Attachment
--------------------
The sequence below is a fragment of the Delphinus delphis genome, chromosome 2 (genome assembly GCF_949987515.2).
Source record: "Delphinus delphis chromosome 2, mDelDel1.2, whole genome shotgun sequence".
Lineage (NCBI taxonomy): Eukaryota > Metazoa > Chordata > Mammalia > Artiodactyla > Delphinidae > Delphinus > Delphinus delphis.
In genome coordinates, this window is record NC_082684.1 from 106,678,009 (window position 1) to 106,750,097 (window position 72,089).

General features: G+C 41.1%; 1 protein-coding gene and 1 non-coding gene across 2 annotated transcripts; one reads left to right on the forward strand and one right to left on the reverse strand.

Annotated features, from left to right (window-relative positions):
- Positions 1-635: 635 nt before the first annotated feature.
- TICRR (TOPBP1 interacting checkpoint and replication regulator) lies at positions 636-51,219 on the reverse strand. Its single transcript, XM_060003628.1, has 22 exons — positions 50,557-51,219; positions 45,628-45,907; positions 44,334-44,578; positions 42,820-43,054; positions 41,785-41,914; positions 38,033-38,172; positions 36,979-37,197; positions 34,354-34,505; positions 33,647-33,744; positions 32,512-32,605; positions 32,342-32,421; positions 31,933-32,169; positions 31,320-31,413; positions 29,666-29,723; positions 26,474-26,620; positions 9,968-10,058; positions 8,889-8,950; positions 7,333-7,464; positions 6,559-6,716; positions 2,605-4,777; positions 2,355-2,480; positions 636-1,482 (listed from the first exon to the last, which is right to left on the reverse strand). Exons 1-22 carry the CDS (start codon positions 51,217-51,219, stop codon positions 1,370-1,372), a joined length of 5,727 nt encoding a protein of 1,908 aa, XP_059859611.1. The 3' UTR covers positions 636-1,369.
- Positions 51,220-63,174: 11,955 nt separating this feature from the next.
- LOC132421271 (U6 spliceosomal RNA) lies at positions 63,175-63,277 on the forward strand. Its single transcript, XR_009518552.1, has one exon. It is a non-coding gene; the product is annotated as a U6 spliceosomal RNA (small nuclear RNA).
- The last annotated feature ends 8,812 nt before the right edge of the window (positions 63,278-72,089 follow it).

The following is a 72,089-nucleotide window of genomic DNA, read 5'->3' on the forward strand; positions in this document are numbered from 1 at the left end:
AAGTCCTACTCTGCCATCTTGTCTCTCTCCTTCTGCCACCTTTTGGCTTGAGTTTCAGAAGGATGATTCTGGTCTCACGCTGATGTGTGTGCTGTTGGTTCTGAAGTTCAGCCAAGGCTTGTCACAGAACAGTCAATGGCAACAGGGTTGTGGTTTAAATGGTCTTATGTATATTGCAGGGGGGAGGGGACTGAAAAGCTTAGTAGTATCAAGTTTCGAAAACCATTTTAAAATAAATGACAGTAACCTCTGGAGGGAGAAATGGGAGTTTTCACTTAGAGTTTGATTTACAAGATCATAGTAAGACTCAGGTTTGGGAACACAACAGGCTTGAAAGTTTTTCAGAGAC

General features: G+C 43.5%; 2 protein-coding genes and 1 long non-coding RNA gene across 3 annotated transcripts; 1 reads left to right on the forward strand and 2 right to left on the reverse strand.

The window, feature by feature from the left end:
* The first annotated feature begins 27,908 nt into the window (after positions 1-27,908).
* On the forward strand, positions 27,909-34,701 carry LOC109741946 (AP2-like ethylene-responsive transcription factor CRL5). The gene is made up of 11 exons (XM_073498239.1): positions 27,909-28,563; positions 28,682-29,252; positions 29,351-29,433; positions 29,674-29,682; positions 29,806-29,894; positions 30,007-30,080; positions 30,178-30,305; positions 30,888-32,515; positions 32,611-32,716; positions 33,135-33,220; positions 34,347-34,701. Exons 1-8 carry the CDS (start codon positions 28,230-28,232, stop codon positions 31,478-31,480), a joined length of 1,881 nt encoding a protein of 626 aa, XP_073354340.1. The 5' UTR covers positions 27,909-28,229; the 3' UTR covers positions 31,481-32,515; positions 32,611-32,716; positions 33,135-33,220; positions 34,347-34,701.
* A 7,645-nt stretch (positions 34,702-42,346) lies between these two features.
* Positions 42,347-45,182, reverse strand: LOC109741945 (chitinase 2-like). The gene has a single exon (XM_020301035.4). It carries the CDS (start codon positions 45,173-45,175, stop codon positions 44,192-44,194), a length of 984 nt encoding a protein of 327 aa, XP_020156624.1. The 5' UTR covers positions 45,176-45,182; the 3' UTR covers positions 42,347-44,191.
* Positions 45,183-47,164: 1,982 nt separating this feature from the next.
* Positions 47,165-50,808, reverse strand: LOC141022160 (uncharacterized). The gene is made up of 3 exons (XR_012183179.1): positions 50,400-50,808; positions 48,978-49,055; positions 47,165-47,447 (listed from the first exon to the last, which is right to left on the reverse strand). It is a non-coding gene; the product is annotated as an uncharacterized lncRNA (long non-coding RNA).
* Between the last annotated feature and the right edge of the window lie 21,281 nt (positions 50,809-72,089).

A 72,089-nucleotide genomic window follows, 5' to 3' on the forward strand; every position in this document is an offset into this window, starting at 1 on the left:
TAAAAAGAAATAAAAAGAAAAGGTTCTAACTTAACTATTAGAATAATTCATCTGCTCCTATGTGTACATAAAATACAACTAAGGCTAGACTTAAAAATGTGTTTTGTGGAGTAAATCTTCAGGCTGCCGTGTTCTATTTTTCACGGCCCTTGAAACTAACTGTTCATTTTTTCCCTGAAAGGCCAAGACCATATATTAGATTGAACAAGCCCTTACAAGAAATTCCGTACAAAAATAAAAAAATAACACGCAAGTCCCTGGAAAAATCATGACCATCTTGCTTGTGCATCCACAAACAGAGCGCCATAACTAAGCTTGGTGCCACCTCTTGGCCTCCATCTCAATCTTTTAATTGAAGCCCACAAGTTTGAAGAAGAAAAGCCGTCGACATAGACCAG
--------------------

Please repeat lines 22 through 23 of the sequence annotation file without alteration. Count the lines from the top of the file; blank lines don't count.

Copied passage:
* Between the last annotated feature and the right edge of the window lie 21,281 nt (positions 50,809-72,089).

A 72,089-nucleotide genomic window follows, 5' to 3' on the forward strand; every position in this document is an offset into this window, starting at 1 on the left: